Within hours of Thomas Perez's confirmation as secretary of labor this past week, he announced that his top goal would be job creation. Strangely, he's also planning to push for a minimum wage hike — a strong sign the new secretary doesn't understand how to achieve his goal.
In reality, a higher minimum wage will have the opposite effect on job creation, disproportionately hurting the teens and young adults who need entry-level jobs to be successful later in life.
Nationally, the unemployment rate for all teens has been above 20 percent every summer since 2009; it's 18.5 percent in Utah. But for black teens, unemployment has been above 30 percent over the same period. That's four straight summers — soon to be five — of record teen unemployment.
Tellingly, these disheartening numbers have occurred during or since the 40 percent hike in the federal minimum wage — which rose in three steps from $5.15 an hour to $7.25 — from 2007 to 2009.
The timing is more than just coincidence.
Writing in 2010, economists at Miami and Trinity universities estimated that — even accounting for the effects of the recession — at least 114,000 young adults lost job opportunities as a direct result of federal wage hikes. (Other economists have put that figure above 300,000.) Among less-educated young black males specifically, the same team of economists found that the job losses associated with the federal wage hike in some states were actually worse than the consequences of the Great Recession.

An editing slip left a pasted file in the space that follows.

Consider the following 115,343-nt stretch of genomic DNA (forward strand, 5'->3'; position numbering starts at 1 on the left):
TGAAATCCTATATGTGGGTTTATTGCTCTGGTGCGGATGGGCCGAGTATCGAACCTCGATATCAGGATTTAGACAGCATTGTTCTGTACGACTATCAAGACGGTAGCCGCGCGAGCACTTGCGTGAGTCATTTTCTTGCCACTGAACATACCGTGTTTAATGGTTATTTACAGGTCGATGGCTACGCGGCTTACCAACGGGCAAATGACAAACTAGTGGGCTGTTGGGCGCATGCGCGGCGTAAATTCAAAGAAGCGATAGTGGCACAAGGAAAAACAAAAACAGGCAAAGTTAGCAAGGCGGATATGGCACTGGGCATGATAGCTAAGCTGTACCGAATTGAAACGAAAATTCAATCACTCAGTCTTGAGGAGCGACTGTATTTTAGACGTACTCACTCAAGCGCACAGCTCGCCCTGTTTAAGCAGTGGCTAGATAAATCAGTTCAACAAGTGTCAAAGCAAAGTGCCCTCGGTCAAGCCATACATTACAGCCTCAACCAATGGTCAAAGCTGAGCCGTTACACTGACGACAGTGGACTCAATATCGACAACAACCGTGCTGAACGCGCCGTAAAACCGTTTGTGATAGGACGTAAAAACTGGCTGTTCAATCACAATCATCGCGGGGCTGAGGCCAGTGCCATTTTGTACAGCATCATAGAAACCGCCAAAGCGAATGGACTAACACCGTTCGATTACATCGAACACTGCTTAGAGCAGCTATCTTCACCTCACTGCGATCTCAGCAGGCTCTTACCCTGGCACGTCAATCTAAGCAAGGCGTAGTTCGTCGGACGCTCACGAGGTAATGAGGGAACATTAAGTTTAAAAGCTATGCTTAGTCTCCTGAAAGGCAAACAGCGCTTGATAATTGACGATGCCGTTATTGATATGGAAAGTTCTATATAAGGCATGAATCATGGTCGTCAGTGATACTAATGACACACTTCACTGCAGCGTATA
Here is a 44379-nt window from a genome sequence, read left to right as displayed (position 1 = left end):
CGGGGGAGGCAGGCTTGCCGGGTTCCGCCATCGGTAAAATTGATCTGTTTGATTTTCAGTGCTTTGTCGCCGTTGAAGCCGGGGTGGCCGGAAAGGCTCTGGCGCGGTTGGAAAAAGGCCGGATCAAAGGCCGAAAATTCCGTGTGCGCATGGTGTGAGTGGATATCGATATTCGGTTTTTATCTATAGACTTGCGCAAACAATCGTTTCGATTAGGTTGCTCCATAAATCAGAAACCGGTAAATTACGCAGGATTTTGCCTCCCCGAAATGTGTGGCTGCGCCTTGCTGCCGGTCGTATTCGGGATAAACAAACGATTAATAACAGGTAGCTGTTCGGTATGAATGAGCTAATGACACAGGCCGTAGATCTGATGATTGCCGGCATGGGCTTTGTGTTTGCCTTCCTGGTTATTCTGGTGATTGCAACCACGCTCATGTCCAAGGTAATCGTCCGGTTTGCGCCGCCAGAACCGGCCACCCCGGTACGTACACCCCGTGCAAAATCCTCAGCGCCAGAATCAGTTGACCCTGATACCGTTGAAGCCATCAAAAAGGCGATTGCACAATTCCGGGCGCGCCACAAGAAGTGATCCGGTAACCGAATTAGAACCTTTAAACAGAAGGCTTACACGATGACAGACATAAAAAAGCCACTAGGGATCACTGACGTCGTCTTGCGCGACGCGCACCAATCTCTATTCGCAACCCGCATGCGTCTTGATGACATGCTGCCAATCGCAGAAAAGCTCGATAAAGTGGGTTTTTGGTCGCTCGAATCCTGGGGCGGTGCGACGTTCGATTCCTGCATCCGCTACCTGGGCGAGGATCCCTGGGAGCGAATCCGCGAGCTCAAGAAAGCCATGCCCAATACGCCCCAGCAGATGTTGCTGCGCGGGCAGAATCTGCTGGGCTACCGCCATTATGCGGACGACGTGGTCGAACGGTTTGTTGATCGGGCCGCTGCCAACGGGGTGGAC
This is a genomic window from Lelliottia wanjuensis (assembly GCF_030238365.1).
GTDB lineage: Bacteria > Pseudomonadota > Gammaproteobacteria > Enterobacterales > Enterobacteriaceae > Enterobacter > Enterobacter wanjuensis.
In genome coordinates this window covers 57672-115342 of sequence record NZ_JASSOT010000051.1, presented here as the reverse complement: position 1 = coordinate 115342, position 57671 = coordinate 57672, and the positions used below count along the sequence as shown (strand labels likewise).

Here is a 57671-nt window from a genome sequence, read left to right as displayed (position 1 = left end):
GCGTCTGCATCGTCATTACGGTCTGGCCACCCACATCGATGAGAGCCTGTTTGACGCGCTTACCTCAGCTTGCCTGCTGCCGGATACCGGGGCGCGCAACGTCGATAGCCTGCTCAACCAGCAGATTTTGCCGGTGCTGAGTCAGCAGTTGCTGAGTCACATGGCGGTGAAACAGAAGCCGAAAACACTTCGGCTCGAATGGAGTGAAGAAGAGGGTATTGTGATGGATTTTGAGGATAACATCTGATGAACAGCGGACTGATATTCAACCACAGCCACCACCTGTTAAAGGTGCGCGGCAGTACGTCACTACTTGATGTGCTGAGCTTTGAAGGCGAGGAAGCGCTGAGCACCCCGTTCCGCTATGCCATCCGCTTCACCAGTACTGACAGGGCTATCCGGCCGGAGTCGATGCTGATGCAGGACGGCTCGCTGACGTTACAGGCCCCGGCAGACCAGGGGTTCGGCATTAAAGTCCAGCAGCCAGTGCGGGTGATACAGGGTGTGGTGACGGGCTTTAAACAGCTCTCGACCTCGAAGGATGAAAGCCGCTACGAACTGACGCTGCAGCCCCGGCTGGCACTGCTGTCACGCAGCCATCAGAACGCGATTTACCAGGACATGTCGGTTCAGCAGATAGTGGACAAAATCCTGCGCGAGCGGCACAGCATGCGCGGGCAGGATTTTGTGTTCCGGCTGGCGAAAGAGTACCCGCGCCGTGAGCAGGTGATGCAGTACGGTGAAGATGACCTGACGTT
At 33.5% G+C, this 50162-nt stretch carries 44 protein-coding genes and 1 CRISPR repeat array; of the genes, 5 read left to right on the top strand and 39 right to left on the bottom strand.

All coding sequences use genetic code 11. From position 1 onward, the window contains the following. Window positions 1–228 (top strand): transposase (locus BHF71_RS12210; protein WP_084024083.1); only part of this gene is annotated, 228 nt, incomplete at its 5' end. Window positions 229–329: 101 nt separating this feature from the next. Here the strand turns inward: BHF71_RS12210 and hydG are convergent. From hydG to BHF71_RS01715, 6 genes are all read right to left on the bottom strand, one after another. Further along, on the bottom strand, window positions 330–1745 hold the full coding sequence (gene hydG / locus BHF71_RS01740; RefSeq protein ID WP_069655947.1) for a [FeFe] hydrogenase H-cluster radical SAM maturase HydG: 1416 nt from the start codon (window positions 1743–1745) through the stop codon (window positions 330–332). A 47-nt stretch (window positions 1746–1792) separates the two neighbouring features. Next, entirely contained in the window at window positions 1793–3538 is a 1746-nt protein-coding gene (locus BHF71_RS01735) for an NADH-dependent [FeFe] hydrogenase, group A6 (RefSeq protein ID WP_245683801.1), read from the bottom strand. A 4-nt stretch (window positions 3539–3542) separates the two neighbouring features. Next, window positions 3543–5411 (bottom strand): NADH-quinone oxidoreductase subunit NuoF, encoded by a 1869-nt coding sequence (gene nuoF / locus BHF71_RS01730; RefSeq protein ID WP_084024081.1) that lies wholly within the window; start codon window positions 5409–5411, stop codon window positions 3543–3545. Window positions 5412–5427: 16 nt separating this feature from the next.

One need only look at the businesses where young adults are employed to understand why. Roughly 40 percent of employed teens work in the leisure and hospitality industry (think restaurants, movie theaters and hotels), while another 25 percent work in retail jobs at grocery stores, service stations and the like.
These types of businesses aren't exactly rolling in the dough. Their profit margins are generally 2 or 3 cents on every sales dollar. Sudden spikes in labor costs — like a 40 percent jump in the minimum wage in two years — leave these businesses with two options: raise prices or reduce costs.
When raising prices isn't an option — good luck with that in a rough economy, Mr. Perez — the only other option is to provide the same product with less service. This might mean having waiters or waitresses bus their own tables or opting for a self-service alternative to young grocery baggers. The data bear this trend out: Teens' share of employment in the leisure and hospitality industry dropped by more than 20 percent from 2007 to 2011. In retail, it's fallen by nearly 30 percent over that period.
These losses can be devastating for a teenager's future. Teens start climbing the employment ladder through their first summer jobs. Further minimum wage hikes only postpone their ability to get these jobs. Research published in the Journal of Human Resources found that even a six-month spell of unemployment can have lasting effects for a young adult, the equivalent of forgoing a quarter year of schooling. On the flip side, part-time work in high school has been linked to better outcomes in the labor market following graduation.
Most Salt Lake City parents want nothing more than a good future for their kids and attaining that future means part-time work experience now is crucial. Unfortunately, the minimum wage hike that Secretary Perez desperately wants will only put those opportunities further out of reach.
Michael Saltsman is the research director at the Employment Policies Institute.
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